# Handbook for the House

## Planning, tracking, and recording all the things.

Now that I have a century-old house to manage, I’ve found myself struggling to keep on top of all the things that need doing. Not only that, but knowing which need to be done by when, which require tools or parts, and which are on hold can be tricky. To alleviate these problems, I’ve come up with a plan…

## Inventory what needs knowing

There are tons of things in the house that need inventorying and they count far above the maximum number of thoughts a brain can hold. Don Norman talks about “knowledge in the mind” and “knowledge in the world” as a way to imagine how a set of records should be. I’ve found that putting knowledge into a repository that can evolve, deliberately, over time is the best. But throwing images, schematics, text files, PDFs, and other stuff into a directory and hoping the naming scheme is enough just doesn’t cut it.

## The starting point

Some time ago, I made a “suddenly remote handbook” template. It has a space for a lot of structured information (by organizational structure) and a place for collaborating on that information (GitLab Issues).

It also renders into a static site which is a nice way to have point-in-time access from anywhere in the world if something comes up. The static site has flexsearch and a nice heirarchy, per-page table-of-contents, and dark mode so that should suffice.

## How to organize all this?

I’ve applied the PARA method (Projects, Areas, Resources, and Archives) to the house. It uses GitLab issues for projects and then directories in the repo for Areas, Resources, and Archives.

• Projects are things that will happen
• Tasks around the house will be projects
• They live in GitLab issues

In the repository, the slower-moving information is stored. It’s changed via merge requests such that a change that needs validation can be suggested and talked about before it’s applied.

• Areas are categories of things that can happen
• Types of things to work on (like eletrical, plumbing, structural, cosmetic, landscaping)
• They live in the repository under Areas
• Resources are the slow moving reference materials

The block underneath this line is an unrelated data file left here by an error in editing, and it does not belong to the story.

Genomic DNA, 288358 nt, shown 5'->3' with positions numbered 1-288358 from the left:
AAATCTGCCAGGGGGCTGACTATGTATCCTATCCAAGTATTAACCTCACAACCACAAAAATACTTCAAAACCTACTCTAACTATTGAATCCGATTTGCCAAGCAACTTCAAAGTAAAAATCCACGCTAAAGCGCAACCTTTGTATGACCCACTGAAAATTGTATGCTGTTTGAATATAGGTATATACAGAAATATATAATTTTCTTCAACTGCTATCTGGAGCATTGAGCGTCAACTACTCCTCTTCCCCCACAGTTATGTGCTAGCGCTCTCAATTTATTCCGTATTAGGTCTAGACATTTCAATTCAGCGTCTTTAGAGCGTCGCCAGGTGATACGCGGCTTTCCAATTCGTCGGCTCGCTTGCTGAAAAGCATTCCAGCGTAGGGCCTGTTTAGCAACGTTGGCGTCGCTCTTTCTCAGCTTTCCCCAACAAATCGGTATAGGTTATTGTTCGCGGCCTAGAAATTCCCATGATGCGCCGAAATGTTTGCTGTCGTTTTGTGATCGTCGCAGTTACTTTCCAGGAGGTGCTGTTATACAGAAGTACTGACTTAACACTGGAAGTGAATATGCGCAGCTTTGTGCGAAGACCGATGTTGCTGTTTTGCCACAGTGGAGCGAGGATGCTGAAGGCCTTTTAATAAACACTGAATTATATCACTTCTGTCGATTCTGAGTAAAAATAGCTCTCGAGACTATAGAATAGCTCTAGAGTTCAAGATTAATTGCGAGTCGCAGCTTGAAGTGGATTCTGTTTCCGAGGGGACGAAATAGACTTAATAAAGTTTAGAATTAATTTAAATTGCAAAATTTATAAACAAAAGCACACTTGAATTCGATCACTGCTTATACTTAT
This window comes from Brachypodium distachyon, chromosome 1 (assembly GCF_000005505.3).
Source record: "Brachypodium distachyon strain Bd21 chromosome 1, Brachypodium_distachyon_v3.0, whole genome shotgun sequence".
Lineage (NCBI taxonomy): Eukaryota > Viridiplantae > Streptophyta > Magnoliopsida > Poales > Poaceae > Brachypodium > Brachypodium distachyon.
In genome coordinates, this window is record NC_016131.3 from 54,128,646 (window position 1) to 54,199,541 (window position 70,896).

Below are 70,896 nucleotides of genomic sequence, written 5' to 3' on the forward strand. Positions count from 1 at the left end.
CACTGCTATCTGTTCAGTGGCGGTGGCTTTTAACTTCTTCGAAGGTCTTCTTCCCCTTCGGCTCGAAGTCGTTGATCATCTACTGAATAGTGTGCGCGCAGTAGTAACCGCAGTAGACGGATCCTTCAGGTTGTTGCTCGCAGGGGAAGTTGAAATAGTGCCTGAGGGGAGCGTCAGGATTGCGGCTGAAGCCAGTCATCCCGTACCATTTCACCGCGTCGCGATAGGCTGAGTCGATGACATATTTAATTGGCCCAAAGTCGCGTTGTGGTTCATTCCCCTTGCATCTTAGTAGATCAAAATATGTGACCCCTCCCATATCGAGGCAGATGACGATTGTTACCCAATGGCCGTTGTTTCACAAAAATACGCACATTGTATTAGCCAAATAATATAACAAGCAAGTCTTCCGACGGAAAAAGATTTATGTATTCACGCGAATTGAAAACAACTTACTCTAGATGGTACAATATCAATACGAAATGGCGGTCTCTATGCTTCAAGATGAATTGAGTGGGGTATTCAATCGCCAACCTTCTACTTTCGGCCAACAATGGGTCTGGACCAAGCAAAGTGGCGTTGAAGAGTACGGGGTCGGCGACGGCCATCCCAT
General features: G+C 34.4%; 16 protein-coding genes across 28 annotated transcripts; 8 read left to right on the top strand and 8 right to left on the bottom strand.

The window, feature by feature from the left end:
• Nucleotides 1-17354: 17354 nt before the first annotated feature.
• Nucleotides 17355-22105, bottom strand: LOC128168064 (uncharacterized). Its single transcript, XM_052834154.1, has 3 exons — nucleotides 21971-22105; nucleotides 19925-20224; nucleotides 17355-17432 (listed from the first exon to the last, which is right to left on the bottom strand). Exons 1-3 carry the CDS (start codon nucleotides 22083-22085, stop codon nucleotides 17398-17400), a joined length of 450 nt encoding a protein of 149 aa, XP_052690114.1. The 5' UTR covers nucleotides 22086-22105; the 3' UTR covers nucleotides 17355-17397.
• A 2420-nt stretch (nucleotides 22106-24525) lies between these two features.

• A heirarchy of broad location and then specific location
• Examples
• 1st Floor / Kitchen
• 2nd Floor / North Bedroom
• Exterior / Front Porch
• Garage / Roof
• Archive is where records of issues get boiled down into highlights and stored for later

## So let’s look at an a-ha moment

I’m walking around my yard and see a missing storm window.

I can snap a picture of the window that’s missing the storm window pane and email it to my service desk address or open my browser, create an issue, and upload the image. Thanks to service desk, I don’t even have to be logged in!

Things to include in the issue, either at inception or when reviewing:

1. Short description of the thing
2. Needed parts (as checklist items)
3. Needed tools (as checklist items)
4. Research topics (as checklist items)
5. Steps to take (as checklist items)
6. Or vendors to engage if it’s outsourced

Assign a milestone to set which quarter I expect to get to the issue. Typically if it’s something indoors, I’ll choose winter. If weather is a consideration, I may choose Spring or Summer. It doesn’t seem helpful to go any more granular than this.

Current milestone options:

• 2023-Winter
• 2023-Spring
• 2023-Summer
• Hold

Assign labels!

Notice that I’ve checked all the labels but there are some obvious pairs.

• diy vs contractor
• need parts, need tools vs ready
• records means just about recording existing information in the repo
• meta is for issues related to the GitLab project or SSG

## Really!? Lables?! why

As annoying and bureaucratic is labels are, they really help under 1 very important situation:

I’m standing in the Ace Hardware with a blank expression on my face. There is something I need to get for a project that I’m going to do over the weekend. What in tarnation…

In these scenarios, I can quickly pull up my board and see what projects require tools and suppiles!

The other time these labels are integral is when the ready label is on, I don’t have to bother trying to come up with something to do during project time. Just go to the top of the list and start cranking!

## Backlog grooming for the house

As dumb as it sounds, it really helps re-prioritize and focus on the most important stuff. The wife and I sit down and talk through the lists. At the end everything is different and more aligned with our current needs.

Like all interpersonal activities, restating what someone else asks for reduces scope of things by 70%. Certain words can be loaded with facets when interpreted literally that disappear when restating it clarifies the person was speaking generally.

Put xmas lights around the house

Okay, I’ll get the 32-foot extension ladder

Why? the bushes are only 11 feet tall

Oh, just the bushes! I can do that in an hour

## So then work the issue!

Get the parts, move it across the board. Get the tools, throw it in ready. Get it done, create a merge request.

1. Modify the areas affected
2. Modify the resources affected
3. Copy and clarify the issue contents into an archive record if required

Once that MR is done and merged, it’ll close the issue.

## Let’s get into these modifications. What’s an Area page look like?

Each branch (The Areas page, Electrical, hvac, etc) have the option to contain their own information. These typically have some themes or trends or intro knowledge that can help make sense of the children. Children can be more branches or leaves.